In practice, for dependants to receive the dependant annuity, they need to register with the scheme. Many scheme members are not aware of the dependant annuity, so a lot of eligible dependants are not registered. There are also various other operational challenges, such as the inability of the scheme and the registered dependants to maintain necessary communication; this leads to significant amounts of unclaimed money. On the other hand, actuarial assumptions relating to dependant benefits, such as proportion married, number of children and age differential with dependants, are normally determined with reference to population statistics.
This has resulted in overly conservative actuarial provisions, as expected payments are far in excess of actual payments that are made to dependants. Many schemes have rules requiring efforts to identify and track down dependants, but these efforts are cumbersome and often do not have productive outcomes. At the same time, efforts to release these provisions by reflecting the observed low utilisation of dependant benefit would often face governance-related challenges.
Post-retirement medical benefits
It is common for employers to provide medical insurance as an employee benefit. This typically covers inpatient expenses in private hospitals and may include outpatient private medical expenses. Most of these benefits cease upon an employee’s retirement; a select few employers provide medical benefits for retirees, and these are mostly self-funded. The supply of medical insurance beyond retirement age is uncommon in the market, with insurance companies shying away from old-age medical claims risk and long-term medical inflation risks.
“Retirement benefit in the form of an annuity is uncommon, especially in the private sector”
In addition to the annuitant mortality rates described in the previous section, there are two additional critical actuarial assumptions when it comes to valuing post-retirement medical benefits. The first is the medical claims incidence risk, which is highly industry and socioeconomic-specific. While statistics for hospital admission rates are generally available at population levels, this tends to deviate significantly from the scheme-specific experience. Furthermore, even for larger schemes, scheme-specific experience is only credible at working ages and not in retirement. The second critical assumption is medical inflation. It is almost inevitable that employers that provide post-retirement medical benefits will underestimate the impact of medical inflation. In larger south-east Asian markets, general inflation is typically less than 5% per annum, while annual medical inflation of more than 10% per annum can frequently be observed.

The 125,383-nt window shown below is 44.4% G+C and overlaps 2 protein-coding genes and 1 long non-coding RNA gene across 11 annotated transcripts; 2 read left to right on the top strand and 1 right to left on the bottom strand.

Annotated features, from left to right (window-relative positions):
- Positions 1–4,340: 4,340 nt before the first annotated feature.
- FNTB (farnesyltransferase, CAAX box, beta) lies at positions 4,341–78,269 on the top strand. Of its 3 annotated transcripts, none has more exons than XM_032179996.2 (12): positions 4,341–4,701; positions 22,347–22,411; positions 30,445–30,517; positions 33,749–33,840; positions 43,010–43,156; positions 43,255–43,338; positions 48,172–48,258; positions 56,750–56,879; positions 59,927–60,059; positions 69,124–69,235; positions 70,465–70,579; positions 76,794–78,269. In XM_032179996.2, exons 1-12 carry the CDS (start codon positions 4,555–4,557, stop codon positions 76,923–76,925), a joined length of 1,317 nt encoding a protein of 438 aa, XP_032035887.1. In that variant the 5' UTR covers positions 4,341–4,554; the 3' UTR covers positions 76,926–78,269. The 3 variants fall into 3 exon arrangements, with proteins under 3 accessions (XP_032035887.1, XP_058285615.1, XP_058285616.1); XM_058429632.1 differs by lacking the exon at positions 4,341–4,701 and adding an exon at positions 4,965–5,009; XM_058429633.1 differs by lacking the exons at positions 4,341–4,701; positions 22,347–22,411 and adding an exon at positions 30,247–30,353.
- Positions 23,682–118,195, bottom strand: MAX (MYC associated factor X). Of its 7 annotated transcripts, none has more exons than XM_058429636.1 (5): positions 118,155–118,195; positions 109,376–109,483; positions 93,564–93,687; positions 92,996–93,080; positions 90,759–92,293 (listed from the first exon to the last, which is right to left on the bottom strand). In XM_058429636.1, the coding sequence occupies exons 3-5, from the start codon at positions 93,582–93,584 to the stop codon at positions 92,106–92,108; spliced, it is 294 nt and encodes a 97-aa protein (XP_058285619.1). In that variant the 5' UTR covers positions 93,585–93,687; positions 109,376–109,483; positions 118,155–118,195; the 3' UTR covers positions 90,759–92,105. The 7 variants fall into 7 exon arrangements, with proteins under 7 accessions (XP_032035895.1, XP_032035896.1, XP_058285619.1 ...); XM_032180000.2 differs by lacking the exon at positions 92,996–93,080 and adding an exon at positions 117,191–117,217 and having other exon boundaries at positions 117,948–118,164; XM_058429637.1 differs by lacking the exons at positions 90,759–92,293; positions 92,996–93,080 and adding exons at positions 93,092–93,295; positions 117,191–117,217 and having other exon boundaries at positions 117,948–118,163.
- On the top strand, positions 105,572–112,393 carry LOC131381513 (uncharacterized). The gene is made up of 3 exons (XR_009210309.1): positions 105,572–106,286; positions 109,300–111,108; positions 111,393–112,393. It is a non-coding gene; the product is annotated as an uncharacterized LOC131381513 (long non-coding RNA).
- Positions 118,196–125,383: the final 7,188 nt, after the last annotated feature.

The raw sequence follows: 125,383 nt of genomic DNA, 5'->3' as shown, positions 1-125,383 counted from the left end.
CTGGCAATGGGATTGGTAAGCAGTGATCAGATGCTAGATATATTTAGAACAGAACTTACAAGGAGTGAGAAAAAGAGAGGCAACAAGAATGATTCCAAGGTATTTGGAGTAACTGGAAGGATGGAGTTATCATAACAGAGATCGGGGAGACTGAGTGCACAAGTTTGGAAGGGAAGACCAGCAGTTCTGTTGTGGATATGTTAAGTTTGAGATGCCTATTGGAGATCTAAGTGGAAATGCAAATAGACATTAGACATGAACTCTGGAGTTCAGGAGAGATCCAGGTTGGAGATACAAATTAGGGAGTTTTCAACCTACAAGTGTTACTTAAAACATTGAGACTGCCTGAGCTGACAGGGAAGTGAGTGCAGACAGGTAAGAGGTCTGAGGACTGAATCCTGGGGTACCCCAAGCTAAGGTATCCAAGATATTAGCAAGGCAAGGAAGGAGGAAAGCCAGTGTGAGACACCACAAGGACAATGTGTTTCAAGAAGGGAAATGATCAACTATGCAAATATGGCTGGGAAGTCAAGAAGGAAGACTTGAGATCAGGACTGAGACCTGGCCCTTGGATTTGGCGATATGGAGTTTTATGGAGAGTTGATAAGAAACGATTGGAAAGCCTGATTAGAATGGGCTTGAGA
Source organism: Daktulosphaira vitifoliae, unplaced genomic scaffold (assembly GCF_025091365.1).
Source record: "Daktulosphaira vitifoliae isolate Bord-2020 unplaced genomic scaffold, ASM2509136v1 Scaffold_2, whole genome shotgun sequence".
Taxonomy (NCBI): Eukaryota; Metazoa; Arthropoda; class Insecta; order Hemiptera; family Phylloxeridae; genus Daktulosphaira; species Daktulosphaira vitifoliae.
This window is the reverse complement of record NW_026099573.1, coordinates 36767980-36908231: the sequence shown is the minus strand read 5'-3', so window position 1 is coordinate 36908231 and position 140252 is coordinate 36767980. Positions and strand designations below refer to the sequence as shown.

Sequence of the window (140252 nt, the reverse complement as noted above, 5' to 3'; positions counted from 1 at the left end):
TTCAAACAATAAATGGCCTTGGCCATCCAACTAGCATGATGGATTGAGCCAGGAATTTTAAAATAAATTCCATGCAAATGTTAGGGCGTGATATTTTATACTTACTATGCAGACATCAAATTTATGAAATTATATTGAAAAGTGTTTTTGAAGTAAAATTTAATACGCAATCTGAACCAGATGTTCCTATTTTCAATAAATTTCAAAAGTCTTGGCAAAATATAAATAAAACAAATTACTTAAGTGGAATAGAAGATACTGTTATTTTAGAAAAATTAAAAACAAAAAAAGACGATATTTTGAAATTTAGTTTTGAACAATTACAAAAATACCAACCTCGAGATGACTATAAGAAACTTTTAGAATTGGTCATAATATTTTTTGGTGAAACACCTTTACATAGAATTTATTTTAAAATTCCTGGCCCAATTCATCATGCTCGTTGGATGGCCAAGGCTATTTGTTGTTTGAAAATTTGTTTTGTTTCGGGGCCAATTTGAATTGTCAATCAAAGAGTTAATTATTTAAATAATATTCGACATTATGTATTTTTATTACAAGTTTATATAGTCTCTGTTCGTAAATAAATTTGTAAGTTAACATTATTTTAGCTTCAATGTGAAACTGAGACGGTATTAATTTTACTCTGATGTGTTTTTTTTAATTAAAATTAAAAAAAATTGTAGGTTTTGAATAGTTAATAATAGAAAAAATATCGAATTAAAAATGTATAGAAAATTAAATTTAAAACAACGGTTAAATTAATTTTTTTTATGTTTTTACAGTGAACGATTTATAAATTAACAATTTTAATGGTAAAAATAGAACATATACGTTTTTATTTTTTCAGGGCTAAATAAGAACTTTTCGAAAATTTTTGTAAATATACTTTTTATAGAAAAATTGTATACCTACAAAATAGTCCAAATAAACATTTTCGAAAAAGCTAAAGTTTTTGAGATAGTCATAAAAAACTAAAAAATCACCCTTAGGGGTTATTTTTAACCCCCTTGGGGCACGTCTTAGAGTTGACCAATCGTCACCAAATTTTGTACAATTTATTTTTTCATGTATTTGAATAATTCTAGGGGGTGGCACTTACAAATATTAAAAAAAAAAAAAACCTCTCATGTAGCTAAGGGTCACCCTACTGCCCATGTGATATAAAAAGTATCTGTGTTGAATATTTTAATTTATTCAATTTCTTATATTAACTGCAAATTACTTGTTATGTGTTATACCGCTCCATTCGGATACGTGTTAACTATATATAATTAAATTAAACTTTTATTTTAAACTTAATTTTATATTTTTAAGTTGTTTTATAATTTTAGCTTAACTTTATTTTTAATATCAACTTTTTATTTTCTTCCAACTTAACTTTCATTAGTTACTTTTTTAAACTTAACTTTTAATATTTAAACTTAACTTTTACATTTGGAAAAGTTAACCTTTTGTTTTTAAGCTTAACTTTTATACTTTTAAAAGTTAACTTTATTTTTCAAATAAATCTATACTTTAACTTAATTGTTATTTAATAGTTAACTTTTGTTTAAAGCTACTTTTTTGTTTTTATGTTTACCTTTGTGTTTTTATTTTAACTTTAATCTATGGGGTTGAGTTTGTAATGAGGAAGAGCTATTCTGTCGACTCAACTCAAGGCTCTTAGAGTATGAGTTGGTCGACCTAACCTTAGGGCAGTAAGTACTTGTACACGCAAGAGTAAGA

Many post-retirement medical benefit schemes have taken actions to manage rising medical costs. One effective but unpopular solution is to limit post-retirement medical benefits up to a certain age or a number of years post-retirement. Other solutions include redirecting retirees to lower-cost medical service providers such as government and semi-government healthcare institutions, negotiating cost reductions with medical service providers on a bulk basis, and introducing wellness programmes to improve retirees’ health and wellbeing.
A challenging task
Valuing and managing employee benefits in south-east Asia is a unique actuarial endeavour. The practical challenges range from balancing the credibility and relevance of demographic assumptions to predicting long-term economic and behavioural trends. Actuaries often do not have any realistic reference points to rely on, resulting in unreliable pricing assumptions.
Nicholas Yeo is the founder of Nicholas Actuarial Solutions
Lim Shu Yi leads the Employee Benefits practice at Nicholas Actuarial Solutions